Andes brings the bottomlands to life with ‘The Elders: Stories from Fort Berthold’

By Amanda Duchsherer
Digital Communication Specialist

MINOT, N.D. – In 2005, Hunter Andes’ fascination with history began.

That summer, his father took him to Crow Flies High Butte to look at Lake Sakakawea and — because of low water levels that year — the foundations of the underwater town of Sanish. It was there his interest in the bottomlands took hold.

Before the Garrison Dam was built, Sanish and the settlements of Elbowoods, Nishu, Van Hook, and others could be found along the winding Missouri River. In 1953, over 1,700 individuals were relocated for the creation of Lake Sakakawea despite the Three Affiliated Tribes’ objection. 

“There was a series of unfortunate events caused by the federal government and the U.S. Army Corp of Engineers; there were alternative options available,” Andes, a Minot State English and English education major, said. “In the words of Ed Hall, one of the elders I interviewed, you might say it was a string of bad luck.”

Andes’ book, “The Elders: Stories from Fort Berthold,” explores that epoch through the eyes of four elders who shared their adult experiences of living in the bottomlands and their subsequent relocation.

In 2018 and 2019, Andes held a series of interviews with Marilyn Hudson and Edward “Ed” Hall, Parshall residents formerly from rural Elbowoods, and Gerald “Jerry” White and Almit Breuer, both from White Shield and formerly rural Nishu. The quartet’s words were first published as a newspaper series titled “The Elders” in the McClean County Independent and form Section I of Andes’ book. Section II explores how the town of Garrison was established, while Section III is a series of stand-alone stories written by Andes related to the Missouri River.

“I want people to understand what happened,” he said. “I feel like a lot of people don’t understand; I feel like a lot of people don’t have empathy for what the (Fort Berthold) Reservation is like today because they don’t understand what truly happened. To understand, you have to read the history.”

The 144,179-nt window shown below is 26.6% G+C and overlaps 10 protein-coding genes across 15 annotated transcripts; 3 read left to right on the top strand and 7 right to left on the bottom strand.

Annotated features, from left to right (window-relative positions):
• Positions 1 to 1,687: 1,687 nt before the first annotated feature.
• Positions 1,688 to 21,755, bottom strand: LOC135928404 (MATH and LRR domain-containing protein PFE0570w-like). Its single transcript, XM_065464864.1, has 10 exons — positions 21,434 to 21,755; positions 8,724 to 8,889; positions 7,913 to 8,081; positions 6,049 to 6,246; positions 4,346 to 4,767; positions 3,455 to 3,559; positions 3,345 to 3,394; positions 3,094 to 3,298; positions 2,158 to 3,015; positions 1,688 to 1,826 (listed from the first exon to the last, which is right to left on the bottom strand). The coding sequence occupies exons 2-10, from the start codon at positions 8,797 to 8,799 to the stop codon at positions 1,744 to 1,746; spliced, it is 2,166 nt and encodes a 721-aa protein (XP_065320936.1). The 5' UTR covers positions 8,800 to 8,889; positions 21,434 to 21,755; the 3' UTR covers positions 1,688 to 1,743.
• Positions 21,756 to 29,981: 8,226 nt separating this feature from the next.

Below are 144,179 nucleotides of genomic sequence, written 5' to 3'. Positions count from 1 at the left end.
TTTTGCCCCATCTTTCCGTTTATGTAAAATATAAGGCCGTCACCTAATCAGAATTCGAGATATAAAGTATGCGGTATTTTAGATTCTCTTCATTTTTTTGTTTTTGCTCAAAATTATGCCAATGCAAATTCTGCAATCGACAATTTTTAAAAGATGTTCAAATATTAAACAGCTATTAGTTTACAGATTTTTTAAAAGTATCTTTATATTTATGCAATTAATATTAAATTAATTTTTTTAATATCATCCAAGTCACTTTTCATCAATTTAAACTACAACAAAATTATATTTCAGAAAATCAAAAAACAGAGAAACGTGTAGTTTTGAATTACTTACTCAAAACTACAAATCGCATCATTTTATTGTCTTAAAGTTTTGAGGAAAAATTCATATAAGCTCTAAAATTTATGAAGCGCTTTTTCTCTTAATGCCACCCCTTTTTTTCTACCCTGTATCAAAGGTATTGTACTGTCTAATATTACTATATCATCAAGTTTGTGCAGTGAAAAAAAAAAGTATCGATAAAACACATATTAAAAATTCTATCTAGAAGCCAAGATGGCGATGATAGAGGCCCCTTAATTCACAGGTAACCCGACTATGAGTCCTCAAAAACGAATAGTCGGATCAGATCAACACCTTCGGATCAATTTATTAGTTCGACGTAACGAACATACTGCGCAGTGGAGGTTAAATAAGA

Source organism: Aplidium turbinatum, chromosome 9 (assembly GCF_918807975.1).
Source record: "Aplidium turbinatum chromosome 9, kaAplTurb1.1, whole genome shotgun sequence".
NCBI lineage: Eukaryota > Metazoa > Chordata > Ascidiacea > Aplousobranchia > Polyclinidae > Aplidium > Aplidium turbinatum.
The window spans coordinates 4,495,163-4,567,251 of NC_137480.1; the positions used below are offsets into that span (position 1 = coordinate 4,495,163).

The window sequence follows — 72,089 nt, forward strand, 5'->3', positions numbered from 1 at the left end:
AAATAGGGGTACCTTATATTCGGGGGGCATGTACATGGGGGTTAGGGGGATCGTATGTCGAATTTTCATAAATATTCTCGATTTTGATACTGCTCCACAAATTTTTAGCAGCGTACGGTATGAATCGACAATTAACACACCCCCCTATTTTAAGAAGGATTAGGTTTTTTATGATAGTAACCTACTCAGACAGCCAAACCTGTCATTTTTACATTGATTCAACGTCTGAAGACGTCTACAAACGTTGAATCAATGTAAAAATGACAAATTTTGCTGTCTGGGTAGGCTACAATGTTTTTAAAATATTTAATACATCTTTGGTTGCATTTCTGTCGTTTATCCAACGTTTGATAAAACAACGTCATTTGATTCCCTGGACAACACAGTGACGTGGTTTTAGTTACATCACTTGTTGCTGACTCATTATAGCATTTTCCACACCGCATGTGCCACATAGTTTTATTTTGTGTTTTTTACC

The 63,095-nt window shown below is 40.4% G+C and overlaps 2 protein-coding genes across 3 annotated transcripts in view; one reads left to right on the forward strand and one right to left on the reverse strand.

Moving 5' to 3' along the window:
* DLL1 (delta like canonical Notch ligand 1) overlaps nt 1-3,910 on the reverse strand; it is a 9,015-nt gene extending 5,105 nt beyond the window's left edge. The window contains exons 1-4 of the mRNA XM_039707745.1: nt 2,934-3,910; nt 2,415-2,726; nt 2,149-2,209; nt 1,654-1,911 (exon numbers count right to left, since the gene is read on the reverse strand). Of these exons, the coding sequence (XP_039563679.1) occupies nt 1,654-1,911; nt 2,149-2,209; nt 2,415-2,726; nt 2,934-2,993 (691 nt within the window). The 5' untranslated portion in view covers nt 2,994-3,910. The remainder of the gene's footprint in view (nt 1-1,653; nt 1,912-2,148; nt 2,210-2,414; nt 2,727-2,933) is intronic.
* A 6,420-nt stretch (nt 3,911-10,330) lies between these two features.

Andes’ credits his time at Minot State to helping him pull his book together.

“I took a creative writing class from Dr. Fischer (Ron Fischer, English education program director) and that forced my brain into a different style of thinking. Then, Dr. Kurtz (Patti Kurtz, associate professor of English and MSU Writing Center director) inspired me to take my writing further, while Sara Aleshire’s (assistant professor of English) literary criticism class taught me how to format a paper,” he said. “Taking a Dakota-based course in the library’s special collections was also an important factor.” 

Andes wrote a significant portion of his book during his time at MSU, and much of it during his English junior and senior seminar classes.

“Dr. Kurtz was my teacher for these courses, and I knew she valued my creative non-fiction style of writing,” he said. “Just knowing in the back of your head that an English professor values who you are as a writer can, and did, make the world of difference.”

With “The Elders: Stories from Fort Berthold” now in print, Andes is already thinking about his next historical literary project. While it will focus on the same topic, the exact angle is being kept secret.

“I have a whole different outlook on my timeline now. After studying Like-a-Fishhook Village and Elbowoods, 1870 and 1890 doesn’t seem as far back as it used to,” he said. “History is extremely important, because once it’s gone, it’s gone.”

His love of history doesn’t stop with the written word, either. Andes recently saved a township school in Wabek and now has it listed on the National Register of Historic Places.

“How are we supposed to know who we are if we don’t know where we came from?” he asked.

“The Elders: Stories from Fort Berthold” is available for purchase at Hensen’s Fur and Leather, Margie’s Art Glass Studio, and Main Street Books in Minot. Annette Mennem, Minot State Native American Center Director, also has copies available for purchase in the center. For more information or to purchase a book directly from Andes, he can be reached at

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Published: 03/01/20   

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